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Judge E D (Elizabeth) Baartman

Candidate Bio | Updated May 2024

Judge Elizabeth Dorothy Baartman is a judge of the Western Cape High Court.

A judge on the Western Cape Bench since 2009, Baartman has heard cases including the urgent application brought by Primedia and other media organisations, to ensure an uninterrupted television feed from parliament – this followed the cutting of the parliamentary feed during the 2015 State of the Nation address when MPs were forcibly kicked out of the house for disrupting former President Zuma’s speech with chants of “pay back the money” .

Born in the Hangberg area of Hout Bay, Cape Town, Baartman attended Grassy Park High School and obtained her B.Iuris (1986) and LLB (1994) degrees from the University of the Western Cape.

Baartman immediately started work as a prosecutor immediately after her junior law degree in 1986. She would later serve as a district magistrate, trying both civil and criminal cases, from 1991 to 1998, while simultaneously studying for her law degree.

From 2001 Baartman served as directly of the People’s Family Law Centre, an NGO dedicated to assisting and vulnerable people on family-law related issues.

For five years from 2003 – 2008 she joined the National Prosecuting Authority as a senior state advocate and later Deputy Director of Public Prosecutions, trying mostly family-related crimes.

Baartman was a member of the erstwhile Magistrates Association of SA (now Judicial Officers of Association of SA, 1991 – 2001), and a board member of the Law, Race and Gender Unit at UCT. She is currently a member of the SA Chapter of the International Association of Women Judges (SAC-IAWJ).

In 2007, Baartman was selected to participate in the prestigious Aspirant Women Judges national training programme, which sought to diversify the bench. After graduating from the programme, she acted as judge of the Western Cape High Court from October 2009 to August 2009.

During her 2009 Judicial Service Commission interview, she spoke of her “lengthy” struggle with the National Prosecuting Authority to be allowed to act as a judge.

The NPA, according to Baartman, believed her acting stints had constituted a conflict of interest and had asked her to repay the money earned as a prosecutor over that period. This eventually forced her resigned as a prosecutor to pursue a career in the judiciary: “Once I applied my mind to it, I could not see the point [of continuing] and I resigned [from the NPA],” she said.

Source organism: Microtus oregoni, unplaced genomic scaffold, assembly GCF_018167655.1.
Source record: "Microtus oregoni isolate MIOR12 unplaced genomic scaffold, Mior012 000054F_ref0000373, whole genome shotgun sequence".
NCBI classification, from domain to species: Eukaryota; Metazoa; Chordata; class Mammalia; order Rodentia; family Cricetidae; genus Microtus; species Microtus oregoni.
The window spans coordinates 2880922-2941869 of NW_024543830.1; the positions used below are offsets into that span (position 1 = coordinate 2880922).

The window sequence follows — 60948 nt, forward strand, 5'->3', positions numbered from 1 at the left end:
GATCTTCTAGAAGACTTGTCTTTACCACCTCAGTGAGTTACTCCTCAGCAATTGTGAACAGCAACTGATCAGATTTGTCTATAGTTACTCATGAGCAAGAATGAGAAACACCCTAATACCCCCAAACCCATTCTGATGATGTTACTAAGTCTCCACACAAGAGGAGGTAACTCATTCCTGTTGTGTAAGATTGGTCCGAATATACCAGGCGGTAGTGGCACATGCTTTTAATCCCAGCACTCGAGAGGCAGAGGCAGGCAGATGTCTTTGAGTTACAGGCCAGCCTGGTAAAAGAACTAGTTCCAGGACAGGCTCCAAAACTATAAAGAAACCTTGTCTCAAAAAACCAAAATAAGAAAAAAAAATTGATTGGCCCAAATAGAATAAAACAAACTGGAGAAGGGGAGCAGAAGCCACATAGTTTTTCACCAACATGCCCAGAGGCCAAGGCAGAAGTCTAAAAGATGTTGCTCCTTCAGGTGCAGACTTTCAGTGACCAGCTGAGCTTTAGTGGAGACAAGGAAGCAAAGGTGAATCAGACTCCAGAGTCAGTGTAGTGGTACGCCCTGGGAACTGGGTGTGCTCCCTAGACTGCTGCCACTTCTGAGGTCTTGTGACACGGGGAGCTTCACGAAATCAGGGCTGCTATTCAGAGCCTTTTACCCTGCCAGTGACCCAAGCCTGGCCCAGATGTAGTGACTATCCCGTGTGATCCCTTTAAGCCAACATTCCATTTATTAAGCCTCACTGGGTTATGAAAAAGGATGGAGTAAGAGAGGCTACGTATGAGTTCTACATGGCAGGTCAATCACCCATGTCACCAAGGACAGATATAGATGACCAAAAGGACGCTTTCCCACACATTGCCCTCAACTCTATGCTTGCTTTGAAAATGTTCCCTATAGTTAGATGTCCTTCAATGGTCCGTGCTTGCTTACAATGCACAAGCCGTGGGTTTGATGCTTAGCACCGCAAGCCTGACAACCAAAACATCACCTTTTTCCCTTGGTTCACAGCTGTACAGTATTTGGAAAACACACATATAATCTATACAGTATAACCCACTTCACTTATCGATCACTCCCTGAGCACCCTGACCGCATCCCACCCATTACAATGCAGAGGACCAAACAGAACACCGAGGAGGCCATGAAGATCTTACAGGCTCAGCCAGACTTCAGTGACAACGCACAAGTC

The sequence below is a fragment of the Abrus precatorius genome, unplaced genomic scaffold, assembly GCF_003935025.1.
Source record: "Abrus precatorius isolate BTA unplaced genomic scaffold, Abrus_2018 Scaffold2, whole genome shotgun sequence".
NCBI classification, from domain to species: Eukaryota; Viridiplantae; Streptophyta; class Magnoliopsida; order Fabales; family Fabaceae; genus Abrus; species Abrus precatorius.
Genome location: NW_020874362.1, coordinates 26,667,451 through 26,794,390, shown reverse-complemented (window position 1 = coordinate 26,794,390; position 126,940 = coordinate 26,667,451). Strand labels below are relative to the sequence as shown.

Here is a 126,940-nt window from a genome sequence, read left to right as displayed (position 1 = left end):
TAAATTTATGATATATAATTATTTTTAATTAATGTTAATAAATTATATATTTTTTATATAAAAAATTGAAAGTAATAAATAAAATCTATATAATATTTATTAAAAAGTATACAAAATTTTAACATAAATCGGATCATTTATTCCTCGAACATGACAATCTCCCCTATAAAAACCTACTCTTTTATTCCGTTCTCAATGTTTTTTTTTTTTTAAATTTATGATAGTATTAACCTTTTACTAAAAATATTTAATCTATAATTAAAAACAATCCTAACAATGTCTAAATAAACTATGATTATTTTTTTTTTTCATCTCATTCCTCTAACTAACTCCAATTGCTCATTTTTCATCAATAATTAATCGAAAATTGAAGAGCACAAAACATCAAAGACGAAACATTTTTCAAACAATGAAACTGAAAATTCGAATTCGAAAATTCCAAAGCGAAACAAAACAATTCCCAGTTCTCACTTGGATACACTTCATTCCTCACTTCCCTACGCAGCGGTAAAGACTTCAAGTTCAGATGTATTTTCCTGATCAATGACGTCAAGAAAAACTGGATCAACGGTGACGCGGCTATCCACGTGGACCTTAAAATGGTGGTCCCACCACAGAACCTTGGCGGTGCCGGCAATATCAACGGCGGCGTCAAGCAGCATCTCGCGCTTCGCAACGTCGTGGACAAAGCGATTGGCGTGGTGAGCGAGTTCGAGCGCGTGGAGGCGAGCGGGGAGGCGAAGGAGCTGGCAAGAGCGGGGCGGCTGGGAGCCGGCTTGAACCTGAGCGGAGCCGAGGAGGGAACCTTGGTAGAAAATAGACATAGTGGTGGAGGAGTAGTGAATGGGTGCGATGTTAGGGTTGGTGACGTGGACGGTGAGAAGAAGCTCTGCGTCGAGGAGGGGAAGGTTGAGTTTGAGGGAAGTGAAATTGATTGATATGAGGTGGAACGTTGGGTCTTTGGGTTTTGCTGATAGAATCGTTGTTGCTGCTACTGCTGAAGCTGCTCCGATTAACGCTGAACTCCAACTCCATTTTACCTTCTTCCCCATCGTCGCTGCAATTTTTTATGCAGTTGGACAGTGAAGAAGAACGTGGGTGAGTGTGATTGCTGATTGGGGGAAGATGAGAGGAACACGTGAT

Since her 2009 appointment as a judge Baartman has written several important judgments.

When American e-commerce conglomerate Amazon decided to build its African headquarters in Cape Town, it sought a location with the most picture-perfect views of Table Mountain. That location was on the banks of the Liesbeeck River in Observatory. Soon after breaking ground, a group describing themselves as ‘the First Nation people’ resisted this move, arguing that Amazon was building on their ancestral land. They tried all methods to stop the building of Amazon’s corporate headquarters, and this eventually landed in court. The First Nations groups initially won an interdict to stop the development. However, the property developers, Liesbeek Leisure Properties Trust, took this interdict on appeal before a three-judge bench with Baartman presiding.

In a 32-page judgment, Khoin v Jenkins, Baartman (with Slingers and Lekhuleni concurring) notes that the site of the new Amazon headquarters has a rich heritage, having been occupied by South Africa’s indigenous people for gazing their livestock and for various other social, ecological and sacred functions. In addition, she noted that the site is also important as the place where indigenous people first encountered and resisted colonialism. “Sadly, the importance of the site and its valuable heritage significance have largely been ignored as the Liesbeeck River has been degraded and indefensibly polluted,” she continued.

Later in the judgment she explained that the authorities had granted all permissions to the property developer to build on the site, including preserving some of its heritage. But this was stopped by the First Nations groups who sought an interdict to stop the development, which they said would harm the site.

After dealing with some preliminary points, including disputes over who is the true representative of the First Nations groups, Baartman ruled that the First Nations groups could not prove a cultural and heritage right that entitled them to interdicting the development. In any event, Baartman found, the balance of convenience favours the development going ahead: “[T]he promotion of the site’s heritage value and the employment opportunities for the unemployed in the province…far outweigh the unarticulated harm in the [First Nations people’s] case”. She therefore set aside the interdict and gave the greenlight for construction to go ahead.

When Public Protector Busi Mkhwebane faced a parliamentary impeachment inquiry over allegations of misconduct and incompetence, she sought to interdict the inquiry from going ahead. She listed 12 grounds of objection, including a violations of her constitutional rights by denying her legal representation, and inclusion of a judge in the inquiry, in violation of the separation of powers principle. A 3-judge panel heard the urgent application and dismissed all but the latter two grounds. Baartman, writing the judgment for the court, held that the denial of legal representation was in violation of Mkhwebane’s constitutional rights. In addition, the inclusion of a judge in the preliminary stages of the inquiry also violate the separation of powers principle.